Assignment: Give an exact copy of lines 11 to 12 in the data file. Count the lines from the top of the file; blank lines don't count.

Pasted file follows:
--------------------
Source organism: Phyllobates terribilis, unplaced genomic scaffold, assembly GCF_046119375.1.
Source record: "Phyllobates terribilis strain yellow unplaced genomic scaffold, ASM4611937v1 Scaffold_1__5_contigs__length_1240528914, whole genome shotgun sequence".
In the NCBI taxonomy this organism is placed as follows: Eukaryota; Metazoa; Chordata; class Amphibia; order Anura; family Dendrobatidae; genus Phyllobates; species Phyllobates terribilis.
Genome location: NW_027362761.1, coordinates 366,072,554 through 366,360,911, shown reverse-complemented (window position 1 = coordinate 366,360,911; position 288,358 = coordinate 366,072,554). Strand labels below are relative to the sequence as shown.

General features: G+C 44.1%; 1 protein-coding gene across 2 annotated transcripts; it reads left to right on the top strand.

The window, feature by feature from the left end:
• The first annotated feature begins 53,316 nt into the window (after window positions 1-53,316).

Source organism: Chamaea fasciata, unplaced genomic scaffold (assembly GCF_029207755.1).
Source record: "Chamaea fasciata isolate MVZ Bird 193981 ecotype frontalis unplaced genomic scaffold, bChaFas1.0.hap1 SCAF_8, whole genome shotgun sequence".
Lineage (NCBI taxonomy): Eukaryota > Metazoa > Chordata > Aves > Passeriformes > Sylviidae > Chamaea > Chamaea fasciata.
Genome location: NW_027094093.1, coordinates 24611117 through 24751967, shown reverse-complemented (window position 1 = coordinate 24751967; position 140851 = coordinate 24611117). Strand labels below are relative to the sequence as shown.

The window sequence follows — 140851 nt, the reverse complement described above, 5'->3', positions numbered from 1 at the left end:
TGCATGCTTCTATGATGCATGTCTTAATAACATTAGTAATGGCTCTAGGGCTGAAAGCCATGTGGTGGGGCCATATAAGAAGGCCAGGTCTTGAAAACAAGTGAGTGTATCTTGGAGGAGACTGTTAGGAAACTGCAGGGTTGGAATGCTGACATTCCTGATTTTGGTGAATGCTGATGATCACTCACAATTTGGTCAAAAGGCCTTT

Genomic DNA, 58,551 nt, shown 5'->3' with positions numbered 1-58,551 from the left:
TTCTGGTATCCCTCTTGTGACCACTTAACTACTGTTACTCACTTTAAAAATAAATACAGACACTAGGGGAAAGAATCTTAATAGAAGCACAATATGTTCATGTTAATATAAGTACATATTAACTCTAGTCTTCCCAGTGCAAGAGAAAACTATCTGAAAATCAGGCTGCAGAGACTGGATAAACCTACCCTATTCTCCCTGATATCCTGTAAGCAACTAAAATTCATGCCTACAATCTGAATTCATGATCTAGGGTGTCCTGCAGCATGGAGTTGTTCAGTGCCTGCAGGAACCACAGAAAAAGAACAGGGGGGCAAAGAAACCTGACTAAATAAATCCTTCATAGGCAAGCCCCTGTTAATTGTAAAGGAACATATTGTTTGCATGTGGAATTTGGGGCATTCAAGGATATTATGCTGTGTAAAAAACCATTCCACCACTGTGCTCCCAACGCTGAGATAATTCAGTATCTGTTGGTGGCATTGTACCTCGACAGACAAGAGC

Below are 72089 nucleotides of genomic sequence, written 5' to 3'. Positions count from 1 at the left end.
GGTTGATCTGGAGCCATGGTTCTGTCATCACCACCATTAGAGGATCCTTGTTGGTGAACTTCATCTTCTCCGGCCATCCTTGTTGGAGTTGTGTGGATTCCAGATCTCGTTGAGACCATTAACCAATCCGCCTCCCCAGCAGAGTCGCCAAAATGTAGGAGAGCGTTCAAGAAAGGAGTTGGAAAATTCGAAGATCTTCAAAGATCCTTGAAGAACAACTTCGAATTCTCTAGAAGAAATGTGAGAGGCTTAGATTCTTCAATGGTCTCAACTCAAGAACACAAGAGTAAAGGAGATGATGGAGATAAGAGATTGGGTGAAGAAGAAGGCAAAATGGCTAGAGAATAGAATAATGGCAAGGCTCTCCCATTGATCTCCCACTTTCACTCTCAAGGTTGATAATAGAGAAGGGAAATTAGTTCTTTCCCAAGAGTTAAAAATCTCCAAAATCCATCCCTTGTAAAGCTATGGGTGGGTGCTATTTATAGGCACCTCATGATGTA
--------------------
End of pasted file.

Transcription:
Genome location: NW_027094093.1, coordinates 24611117 through 24751967, shown reverse-complemented (window position 1 = coordinate 24751967; position 140851 = coordinate 24611117). Strand labels below are relative to the sequence as shown.

The window sequence follows — 140851 nt, the reverse complement described above, 5'->3', positions numbered from 1 at the left end: